Multi colored blinking star or planet in Southwest sky 10pm

Status
Not open for further replies.
H

hiltzy

Guest
There is a multi-colored blinking object in the Southwest sky (Plymouth Massachusetts). It resembles a star becasue it keeps the same general position in the sky, however it moves in a gyro like maner rapidly changing colors and flashing.<br />Anyone know what this might be? Any explanation for the crazy colors? Red, Blue, White, Green?<br />Thank you.<br />
 
W

willpittenger

Guest
Perhaps the atmosphere is to blame. It causes stars to twinkle. Given that some wavelengths behave differently that others by bending more or less -- perhaps you are seeing a twinkle-type effect. <div class="Discussion_UserSignature"> <hr style="margin-top:0.5em;margin-bottom:0.5em" />Will Pittenger<hr style="margin-top:0.5em;margin-bottom:0.5em" />Add this user box to your Wikipedia User Page to show your support for the SDC forums: <div style="margin-left:1em">{{User:Will Pittenger/User Boxes/Space.com Account}}</div> </div>
 
Q

qso1

Guest
I would say the brightest star in our sky, Sirius. The colors are the result of refraction of its light in our atmosphere. The reds getting especially noticeable the closer Sirius gets to the horizon. <div class="Discussion_UserSignature"> <p><strong>My borrowed quote for the time being:</strong></p><p><em>There are three kinds of people in life. Those who make it happen, those who watch it happen...and those who do not know what happened.</em></p> </div>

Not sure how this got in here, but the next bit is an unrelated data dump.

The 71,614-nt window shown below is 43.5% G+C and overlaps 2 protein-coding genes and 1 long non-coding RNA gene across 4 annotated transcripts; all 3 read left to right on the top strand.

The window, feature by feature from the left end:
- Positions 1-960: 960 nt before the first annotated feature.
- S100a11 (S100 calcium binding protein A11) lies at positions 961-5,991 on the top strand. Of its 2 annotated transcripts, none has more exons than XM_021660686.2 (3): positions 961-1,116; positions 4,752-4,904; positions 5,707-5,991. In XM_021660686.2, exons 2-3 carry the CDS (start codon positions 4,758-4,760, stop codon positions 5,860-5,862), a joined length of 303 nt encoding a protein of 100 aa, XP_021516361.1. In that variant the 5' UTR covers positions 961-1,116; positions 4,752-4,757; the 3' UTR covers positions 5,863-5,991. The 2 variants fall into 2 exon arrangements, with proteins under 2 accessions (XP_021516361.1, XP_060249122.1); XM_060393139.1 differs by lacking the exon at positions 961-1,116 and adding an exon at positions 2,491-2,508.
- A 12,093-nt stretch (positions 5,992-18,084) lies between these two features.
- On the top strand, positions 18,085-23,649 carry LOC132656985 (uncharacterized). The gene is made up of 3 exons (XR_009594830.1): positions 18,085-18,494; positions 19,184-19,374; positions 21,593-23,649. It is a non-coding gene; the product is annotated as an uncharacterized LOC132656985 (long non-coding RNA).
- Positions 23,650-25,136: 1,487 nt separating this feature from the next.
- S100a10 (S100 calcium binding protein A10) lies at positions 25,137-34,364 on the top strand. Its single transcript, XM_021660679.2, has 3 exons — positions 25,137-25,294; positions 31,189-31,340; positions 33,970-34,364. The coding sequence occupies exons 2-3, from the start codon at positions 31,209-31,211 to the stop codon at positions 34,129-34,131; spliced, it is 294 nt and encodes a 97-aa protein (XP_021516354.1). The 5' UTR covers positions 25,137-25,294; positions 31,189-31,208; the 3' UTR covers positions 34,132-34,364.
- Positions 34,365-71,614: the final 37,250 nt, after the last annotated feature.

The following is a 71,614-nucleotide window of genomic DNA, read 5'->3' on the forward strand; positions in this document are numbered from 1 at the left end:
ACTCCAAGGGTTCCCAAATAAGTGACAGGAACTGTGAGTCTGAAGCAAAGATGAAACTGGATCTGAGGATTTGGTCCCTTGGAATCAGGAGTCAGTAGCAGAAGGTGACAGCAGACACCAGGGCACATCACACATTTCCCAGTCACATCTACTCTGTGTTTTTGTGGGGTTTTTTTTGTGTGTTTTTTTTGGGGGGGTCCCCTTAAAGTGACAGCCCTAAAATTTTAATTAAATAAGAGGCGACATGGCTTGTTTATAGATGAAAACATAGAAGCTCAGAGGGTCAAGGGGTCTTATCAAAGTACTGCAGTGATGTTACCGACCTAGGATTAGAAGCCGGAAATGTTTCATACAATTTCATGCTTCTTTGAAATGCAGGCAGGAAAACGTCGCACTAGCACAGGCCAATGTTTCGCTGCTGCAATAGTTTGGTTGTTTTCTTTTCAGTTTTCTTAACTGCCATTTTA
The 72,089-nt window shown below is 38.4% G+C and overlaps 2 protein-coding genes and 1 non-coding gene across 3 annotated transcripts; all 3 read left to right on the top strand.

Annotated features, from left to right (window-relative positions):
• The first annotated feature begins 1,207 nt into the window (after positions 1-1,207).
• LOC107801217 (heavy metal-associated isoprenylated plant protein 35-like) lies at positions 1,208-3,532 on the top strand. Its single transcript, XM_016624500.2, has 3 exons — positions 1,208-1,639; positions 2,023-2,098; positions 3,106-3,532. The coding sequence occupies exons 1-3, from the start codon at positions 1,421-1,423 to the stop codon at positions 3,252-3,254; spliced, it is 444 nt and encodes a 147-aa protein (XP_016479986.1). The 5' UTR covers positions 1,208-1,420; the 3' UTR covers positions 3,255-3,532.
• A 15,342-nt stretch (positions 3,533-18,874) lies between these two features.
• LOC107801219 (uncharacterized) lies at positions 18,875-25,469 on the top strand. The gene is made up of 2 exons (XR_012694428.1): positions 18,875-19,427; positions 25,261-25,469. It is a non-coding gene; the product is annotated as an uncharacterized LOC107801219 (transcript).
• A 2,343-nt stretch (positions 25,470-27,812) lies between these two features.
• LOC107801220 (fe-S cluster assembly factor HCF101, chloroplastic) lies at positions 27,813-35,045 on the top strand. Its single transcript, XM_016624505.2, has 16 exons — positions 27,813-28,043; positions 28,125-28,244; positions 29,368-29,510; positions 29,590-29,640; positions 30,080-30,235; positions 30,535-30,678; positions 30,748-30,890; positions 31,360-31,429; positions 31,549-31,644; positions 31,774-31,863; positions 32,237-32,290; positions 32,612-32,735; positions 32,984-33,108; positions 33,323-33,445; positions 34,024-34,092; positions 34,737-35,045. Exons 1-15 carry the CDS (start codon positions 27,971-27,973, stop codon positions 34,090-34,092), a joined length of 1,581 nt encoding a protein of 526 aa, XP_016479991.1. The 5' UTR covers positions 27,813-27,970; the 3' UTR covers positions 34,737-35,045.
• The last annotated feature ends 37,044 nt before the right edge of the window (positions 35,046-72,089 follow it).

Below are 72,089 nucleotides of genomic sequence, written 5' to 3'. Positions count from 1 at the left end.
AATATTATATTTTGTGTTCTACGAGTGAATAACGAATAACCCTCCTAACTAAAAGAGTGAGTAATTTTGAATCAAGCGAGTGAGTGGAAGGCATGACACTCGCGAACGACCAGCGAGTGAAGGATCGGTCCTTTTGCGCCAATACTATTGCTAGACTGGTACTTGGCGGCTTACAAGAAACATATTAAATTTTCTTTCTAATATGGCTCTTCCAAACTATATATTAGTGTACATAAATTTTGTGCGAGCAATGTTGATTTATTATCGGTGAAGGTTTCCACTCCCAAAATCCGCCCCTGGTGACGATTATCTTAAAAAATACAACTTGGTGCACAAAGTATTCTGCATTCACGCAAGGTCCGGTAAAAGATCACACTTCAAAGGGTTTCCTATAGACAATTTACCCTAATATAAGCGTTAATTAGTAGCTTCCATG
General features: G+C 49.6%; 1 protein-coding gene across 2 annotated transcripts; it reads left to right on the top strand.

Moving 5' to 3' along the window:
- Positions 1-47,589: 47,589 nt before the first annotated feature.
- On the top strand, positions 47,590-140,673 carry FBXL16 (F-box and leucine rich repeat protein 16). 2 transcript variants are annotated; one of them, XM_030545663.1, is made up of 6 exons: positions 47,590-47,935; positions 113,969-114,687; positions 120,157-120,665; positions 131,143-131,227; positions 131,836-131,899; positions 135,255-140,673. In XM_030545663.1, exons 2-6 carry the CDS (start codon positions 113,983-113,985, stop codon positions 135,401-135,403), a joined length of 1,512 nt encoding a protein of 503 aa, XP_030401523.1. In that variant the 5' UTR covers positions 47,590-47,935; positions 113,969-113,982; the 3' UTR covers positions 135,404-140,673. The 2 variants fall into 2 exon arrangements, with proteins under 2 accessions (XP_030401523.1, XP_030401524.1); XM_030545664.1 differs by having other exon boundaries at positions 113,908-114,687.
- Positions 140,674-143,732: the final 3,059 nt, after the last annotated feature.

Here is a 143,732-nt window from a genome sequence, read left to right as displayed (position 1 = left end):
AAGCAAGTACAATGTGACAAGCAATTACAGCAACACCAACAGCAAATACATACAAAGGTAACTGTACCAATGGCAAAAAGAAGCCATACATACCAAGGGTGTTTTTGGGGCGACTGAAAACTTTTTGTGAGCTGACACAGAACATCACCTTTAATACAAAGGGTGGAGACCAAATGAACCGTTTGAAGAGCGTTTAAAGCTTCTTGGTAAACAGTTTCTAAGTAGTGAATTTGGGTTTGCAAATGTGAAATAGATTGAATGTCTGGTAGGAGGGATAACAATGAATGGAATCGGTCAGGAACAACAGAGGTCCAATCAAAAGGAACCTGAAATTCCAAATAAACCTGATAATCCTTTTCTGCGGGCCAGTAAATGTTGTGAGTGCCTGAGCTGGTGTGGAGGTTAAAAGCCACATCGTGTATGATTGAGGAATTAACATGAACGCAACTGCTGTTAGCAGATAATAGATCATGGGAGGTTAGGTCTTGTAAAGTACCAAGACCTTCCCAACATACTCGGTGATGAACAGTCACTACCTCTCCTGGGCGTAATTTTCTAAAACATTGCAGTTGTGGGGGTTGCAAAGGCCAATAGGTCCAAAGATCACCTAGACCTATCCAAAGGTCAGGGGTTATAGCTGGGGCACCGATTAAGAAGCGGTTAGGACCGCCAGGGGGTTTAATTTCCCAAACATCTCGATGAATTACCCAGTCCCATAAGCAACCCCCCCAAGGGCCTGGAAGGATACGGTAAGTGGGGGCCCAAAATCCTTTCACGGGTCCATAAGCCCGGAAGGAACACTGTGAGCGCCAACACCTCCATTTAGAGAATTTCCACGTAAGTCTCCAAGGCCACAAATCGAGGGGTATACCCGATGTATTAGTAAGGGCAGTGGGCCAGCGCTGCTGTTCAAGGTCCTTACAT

Q

qso1

Guest
Jupiter is above the moon but at 10 P.M. they are in the southeastern sky and as a planet, Jupiter does not twinkle or flash different colors. <div class="Discussion_UserSignature"> <p><strong>My borrowed quote for the time being:</strong></p><p><em>There are three kinds of people in life. Those who make it happen, those who watch it happen...and those who do not know what happened.</em></p> </div>
 
K

kmarinas86

Guest
Oh ya, I turned the camera at the wrong direction... ooops.
 
Status
Not open for further replies.

ASK THE COMMUNITY